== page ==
Interview with Chris Cronin director of British horror The Moor

words Christina Brennan

It’s a familiar horror fan cliche to say that the found footage horror is a defunct type of horror movie. Critics often opine that no originality can be squeezed out of new additions to this genre. Yet director Chris Cronin, in his debut feature film The Moor, which premiered at last year’s FrightFest, one of the UK’s top horror film festivals, has proved that found footage can rise from the dead. Together with The Moor’s writer, Paul Thomas, Cronin has put together a slow-burn horror that begins as a Northern crime film, depicting a 1990s-era child abduction that echoes the notorious Moor Murders. Two school kids, Claire (Billie Suggett) and Danny (Dexter Sol Ansell), head to their local corner shop. Only Claire returns home. From a claustrophobic opening sequence in the corner shop, the film quickly evolves into an eerie folk horror set on the Yorkshire Moors. Flashing forward twenty-five years, Claire (Sophia La Porta) is approached by the father of one of the victims, her childhood friend, Danny, and asked to help investigate where Danny’s remains may be on the vast, haunting expanse of the Yorkshire Moors. What follows is a folk-horror with queasy hints of The Wicker Man (1973) and more recent folk horrors like A Field in England (2013) and Borderlands (2013).

Ahead of The Moor’s screening at the Manchester Film Festival in March 2024, Chris Cronin sat down with Christina Brennan to chat about The Moor’s backstory, production, and inspirations.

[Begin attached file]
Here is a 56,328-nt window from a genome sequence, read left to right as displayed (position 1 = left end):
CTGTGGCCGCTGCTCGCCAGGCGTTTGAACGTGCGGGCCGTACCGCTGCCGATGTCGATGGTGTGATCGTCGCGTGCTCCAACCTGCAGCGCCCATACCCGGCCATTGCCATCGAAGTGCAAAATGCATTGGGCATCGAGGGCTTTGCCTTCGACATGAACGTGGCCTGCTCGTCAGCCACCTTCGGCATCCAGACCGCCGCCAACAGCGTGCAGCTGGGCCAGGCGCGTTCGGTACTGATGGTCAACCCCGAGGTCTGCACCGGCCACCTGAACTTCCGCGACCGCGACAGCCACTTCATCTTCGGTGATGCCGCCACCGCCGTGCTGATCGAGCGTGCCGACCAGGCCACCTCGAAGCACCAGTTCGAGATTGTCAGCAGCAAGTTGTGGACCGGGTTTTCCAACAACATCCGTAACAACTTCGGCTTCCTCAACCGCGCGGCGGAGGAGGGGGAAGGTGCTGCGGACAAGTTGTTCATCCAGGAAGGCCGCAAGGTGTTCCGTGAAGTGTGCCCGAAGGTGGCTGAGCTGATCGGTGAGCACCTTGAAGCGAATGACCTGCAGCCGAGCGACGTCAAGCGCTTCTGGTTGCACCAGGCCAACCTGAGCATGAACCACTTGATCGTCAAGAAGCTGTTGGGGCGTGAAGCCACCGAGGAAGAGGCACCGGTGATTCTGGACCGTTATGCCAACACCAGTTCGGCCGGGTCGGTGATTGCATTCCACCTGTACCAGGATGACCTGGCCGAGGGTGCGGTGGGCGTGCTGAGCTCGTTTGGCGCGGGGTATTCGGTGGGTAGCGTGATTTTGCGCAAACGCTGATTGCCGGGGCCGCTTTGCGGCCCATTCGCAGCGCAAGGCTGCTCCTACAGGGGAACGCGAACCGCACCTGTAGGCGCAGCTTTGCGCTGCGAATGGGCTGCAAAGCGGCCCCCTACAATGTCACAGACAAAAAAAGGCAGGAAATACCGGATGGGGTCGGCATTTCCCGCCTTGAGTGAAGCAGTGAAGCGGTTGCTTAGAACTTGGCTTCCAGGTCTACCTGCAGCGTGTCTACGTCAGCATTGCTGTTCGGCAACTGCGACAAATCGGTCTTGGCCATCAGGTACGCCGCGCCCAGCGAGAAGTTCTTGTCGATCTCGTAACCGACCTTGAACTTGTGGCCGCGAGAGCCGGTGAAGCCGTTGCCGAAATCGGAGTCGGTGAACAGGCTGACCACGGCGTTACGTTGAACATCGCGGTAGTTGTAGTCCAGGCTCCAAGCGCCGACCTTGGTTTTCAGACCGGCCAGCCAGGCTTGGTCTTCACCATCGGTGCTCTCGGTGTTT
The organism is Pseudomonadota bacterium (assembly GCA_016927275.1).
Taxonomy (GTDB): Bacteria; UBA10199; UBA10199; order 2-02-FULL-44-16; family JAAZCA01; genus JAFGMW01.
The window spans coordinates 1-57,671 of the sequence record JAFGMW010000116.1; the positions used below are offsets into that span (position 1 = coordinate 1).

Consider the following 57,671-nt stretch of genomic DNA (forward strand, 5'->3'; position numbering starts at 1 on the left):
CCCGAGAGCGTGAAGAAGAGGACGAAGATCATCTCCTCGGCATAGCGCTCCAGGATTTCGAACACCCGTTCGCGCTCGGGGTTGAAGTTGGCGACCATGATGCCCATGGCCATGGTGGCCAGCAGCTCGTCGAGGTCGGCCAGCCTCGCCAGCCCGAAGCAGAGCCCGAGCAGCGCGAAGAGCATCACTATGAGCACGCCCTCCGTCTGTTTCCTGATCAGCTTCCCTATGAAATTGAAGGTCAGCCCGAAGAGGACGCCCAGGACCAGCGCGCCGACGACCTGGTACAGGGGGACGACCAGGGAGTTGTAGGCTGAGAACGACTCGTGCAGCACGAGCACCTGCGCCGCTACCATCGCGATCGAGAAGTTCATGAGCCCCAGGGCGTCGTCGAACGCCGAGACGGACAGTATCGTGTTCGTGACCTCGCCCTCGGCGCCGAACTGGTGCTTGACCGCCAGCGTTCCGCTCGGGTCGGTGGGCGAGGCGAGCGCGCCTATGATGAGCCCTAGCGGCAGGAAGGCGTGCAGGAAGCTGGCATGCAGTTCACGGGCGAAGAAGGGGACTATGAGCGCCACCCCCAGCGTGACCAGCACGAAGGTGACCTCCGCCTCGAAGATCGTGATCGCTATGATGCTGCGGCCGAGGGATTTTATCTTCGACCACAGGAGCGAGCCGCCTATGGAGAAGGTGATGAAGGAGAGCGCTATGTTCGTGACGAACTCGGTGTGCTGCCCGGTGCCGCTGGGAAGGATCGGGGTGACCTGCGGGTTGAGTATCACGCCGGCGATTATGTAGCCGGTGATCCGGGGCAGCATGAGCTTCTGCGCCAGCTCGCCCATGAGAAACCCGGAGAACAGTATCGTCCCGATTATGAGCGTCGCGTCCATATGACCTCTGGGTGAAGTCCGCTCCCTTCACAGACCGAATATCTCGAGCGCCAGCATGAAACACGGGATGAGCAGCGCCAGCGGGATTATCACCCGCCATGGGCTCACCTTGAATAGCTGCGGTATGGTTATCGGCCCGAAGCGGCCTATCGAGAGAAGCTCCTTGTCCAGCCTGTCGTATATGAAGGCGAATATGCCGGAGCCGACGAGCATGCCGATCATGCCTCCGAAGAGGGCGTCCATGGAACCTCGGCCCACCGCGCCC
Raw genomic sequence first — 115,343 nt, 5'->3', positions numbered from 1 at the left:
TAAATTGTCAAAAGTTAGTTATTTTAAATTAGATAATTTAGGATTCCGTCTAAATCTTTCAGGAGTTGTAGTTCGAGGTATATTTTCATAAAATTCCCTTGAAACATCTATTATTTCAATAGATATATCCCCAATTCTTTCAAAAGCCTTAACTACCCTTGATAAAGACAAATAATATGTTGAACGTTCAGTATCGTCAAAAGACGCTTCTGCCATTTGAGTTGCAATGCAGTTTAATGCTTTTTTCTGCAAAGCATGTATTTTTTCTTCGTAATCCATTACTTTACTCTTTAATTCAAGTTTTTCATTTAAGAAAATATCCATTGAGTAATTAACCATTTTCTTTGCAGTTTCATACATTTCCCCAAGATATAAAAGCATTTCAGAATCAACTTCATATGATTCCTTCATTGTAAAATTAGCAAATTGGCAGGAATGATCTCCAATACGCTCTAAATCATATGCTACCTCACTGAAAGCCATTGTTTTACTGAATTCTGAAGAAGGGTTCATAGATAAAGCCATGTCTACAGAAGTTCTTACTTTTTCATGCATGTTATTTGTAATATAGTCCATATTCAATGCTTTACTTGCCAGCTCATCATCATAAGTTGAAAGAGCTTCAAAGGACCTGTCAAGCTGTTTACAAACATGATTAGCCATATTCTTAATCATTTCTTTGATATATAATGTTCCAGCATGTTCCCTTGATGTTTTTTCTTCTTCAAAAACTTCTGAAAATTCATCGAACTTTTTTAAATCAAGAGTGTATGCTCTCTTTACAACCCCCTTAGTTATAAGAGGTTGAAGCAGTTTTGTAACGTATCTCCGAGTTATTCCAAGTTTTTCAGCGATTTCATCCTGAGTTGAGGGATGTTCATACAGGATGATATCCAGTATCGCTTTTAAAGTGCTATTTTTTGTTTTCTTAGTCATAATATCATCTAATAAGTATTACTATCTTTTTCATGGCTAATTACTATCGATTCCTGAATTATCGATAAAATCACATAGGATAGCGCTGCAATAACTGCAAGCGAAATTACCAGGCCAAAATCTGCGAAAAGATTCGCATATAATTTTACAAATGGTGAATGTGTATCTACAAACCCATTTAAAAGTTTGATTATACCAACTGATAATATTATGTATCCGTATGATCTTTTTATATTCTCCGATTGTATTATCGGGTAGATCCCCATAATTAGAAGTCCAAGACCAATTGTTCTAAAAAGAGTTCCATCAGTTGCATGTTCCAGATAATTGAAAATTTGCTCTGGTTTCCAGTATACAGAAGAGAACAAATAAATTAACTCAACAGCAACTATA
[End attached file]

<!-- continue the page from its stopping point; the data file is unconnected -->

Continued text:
Chris Cronin director

Can you start by telling me about the backstory of this film, including how the screenplay was developed and how you built the production team? 

The Moor is a collaboration between me and another talented Yorkshire-based film writer, Paul Thomas. We were working together on another horror project, but we had to pause this project when COVID-19 lockdowns hit and the UK film industry shut down. We then looked at the entire script for The Moor, and I was drawn to it because it featured elements of found-footage horror. I’ve always loved this concept as a horror fan and filmmaker. Fans and critics often say that found-footage horror is a low-budget genre, but I find it very challenging as a filmmaker – in a good way! It’s a sub-genre with its own rules that can be more challenging than the traditional shooting style. The script made me uncomfortable in all the right ways – especially the twist ending. As a director, if something in the script catches your attention, then that’s a good sign that the film will be challenging and productive and maybe even push you in new directions as a filmmaker.

The Moor engages with a dark history of Yorkshire. There’s echoes of the Moors Murders, especially in the early sequences, and I felt there was a crime/noir element to the film. Do you recognise this in The Moor?

We certainly wanted to do a mature horror – not a ‘blood and guts’ type of movie. But we connected on our childhoods, both from Huddersfield, and we both remember feeling something off about the moorland in that area. Our parents never told us about it, but they acted strangely about it. We remember being kids and not wanting to go up there but not being sure why. But we tried to tap into that childhood fear. Through the writing process, we dug into over a 1,000 years of moorland history and events and myths, such as the excavation of the Lindow Man preserved in the peat in British moorland. Other myths are the standing stones. So it turned into a folk horror. While the crime elements are eye-catching, we wanted the folk horror elements to emerge more fully throughout the film.

British folk horror The Moor

So, do you see The Moor as a horror hybrid film that intersects with other genres, including the crime-thriller film?